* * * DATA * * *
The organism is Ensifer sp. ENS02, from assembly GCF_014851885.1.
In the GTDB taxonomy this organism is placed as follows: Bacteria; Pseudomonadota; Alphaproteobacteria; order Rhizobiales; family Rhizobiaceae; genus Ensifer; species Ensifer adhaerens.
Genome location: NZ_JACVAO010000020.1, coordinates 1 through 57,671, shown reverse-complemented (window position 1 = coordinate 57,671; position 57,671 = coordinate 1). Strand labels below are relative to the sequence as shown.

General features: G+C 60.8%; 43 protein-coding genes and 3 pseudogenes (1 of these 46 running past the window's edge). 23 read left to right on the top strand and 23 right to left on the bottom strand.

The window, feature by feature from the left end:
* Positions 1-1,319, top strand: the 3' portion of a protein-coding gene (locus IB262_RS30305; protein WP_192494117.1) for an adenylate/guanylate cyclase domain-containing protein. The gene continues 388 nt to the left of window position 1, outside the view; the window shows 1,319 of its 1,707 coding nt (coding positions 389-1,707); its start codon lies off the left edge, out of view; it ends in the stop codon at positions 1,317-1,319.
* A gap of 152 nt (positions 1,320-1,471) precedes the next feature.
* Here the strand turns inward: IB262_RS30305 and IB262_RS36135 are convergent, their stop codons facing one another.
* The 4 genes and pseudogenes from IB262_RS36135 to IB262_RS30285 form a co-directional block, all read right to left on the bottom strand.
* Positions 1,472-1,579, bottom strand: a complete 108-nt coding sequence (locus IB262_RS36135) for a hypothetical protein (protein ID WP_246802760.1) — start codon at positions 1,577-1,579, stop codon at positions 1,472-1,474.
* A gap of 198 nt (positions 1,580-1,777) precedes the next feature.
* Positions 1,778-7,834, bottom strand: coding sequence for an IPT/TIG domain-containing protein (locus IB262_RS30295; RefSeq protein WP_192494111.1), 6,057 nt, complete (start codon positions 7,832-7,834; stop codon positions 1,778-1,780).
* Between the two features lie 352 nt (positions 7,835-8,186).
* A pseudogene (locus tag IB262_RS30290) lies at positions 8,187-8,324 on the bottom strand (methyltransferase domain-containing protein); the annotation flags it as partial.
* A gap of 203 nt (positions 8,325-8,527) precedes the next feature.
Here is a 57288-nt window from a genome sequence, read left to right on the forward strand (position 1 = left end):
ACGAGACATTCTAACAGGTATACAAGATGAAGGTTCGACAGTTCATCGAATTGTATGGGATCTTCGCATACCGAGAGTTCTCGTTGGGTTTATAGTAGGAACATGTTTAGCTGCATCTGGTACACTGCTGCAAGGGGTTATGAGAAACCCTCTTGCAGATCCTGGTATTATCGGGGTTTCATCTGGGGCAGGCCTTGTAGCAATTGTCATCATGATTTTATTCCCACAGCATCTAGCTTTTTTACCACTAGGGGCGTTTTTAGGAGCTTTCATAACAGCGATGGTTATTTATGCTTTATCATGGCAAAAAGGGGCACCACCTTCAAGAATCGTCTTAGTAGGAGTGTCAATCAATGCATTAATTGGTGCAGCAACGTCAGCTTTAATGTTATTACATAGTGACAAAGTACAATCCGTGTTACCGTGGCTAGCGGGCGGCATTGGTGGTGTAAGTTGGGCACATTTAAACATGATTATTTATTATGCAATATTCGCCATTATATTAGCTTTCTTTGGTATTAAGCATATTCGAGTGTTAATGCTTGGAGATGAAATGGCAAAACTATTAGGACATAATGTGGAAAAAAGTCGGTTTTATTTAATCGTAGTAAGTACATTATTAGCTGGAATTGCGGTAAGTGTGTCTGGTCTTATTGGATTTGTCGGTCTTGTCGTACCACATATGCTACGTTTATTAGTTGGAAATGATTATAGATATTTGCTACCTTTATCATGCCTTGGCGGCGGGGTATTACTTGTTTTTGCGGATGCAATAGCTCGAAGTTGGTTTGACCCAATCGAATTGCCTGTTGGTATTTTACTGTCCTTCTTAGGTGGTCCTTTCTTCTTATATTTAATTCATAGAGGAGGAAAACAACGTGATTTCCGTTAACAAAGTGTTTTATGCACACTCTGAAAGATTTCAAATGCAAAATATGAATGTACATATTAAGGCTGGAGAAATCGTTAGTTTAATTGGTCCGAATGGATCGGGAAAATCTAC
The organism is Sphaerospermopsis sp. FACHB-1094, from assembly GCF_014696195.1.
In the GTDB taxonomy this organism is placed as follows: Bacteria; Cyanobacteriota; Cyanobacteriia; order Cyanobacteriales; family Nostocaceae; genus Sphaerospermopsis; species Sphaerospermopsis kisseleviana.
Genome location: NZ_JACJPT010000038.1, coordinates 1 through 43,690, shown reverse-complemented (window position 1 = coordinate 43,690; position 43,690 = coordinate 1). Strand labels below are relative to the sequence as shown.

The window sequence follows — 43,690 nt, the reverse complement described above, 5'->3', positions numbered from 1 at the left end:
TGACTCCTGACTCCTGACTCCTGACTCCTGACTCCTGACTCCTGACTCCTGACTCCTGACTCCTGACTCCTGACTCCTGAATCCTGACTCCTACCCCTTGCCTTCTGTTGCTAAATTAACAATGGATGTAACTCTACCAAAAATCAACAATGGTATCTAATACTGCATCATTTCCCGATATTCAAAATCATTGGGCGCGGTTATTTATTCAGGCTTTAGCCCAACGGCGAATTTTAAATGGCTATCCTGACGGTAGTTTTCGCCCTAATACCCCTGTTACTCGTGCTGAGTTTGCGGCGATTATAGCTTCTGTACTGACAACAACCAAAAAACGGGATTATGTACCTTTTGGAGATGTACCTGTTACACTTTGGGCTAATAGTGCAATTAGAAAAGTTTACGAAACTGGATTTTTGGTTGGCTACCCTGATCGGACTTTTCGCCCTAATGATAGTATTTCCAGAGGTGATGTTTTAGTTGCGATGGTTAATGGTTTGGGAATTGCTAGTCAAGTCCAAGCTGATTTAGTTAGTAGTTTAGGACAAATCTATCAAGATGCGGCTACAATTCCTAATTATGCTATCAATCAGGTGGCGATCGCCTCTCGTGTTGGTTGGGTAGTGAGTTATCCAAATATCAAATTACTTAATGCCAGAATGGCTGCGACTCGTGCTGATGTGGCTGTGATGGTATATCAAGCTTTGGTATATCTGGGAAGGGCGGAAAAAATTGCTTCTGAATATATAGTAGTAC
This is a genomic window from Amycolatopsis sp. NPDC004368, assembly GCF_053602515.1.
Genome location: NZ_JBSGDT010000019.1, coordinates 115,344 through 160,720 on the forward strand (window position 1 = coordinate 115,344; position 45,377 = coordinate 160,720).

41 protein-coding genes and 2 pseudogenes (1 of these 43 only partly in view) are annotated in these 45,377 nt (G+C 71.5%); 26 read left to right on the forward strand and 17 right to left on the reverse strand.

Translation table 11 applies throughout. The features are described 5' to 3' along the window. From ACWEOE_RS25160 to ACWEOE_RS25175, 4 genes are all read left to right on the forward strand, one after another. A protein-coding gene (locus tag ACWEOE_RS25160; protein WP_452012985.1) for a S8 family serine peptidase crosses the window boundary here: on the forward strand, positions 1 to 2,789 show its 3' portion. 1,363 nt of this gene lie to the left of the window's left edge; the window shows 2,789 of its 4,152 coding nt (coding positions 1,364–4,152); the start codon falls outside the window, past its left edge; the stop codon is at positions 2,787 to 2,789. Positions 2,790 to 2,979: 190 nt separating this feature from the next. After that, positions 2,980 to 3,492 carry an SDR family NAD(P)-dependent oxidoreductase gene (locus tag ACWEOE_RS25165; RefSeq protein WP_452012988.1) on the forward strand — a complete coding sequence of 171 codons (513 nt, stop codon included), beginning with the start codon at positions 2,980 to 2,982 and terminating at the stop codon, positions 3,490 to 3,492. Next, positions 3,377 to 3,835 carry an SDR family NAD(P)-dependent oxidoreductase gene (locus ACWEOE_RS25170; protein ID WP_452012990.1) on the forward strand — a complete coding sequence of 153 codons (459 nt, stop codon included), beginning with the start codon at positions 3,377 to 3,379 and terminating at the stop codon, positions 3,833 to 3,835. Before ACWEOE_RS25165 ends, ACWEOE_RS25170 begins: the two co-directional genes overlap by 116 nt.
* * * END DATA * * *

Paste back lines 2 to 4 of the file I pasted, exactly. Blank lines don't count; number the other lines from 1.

In the GTDB taxonomy this organism is placed as follows: Bacteria; Pseudomonadota; Alphaproteobacteria; order Rhizobiales; family Rhizobiaceae; genus Ensifer; species Ensifer adhaerens.
Genome location: NZ_JACVAO010000020.1, coordinates 1 through 57,671, shown reverse-complemented (window position 1 = coordinate 57,671; position 57,671 = coordinate 1). Strand labels below are relative to the sequence as shown.

General features: G+C 60.8%; 43 protein-coding genes and 3 pseudogenes (1 of these 46 running past the window's edge). 23 read left to right on the top strand and 23 right to left on the bottom strand.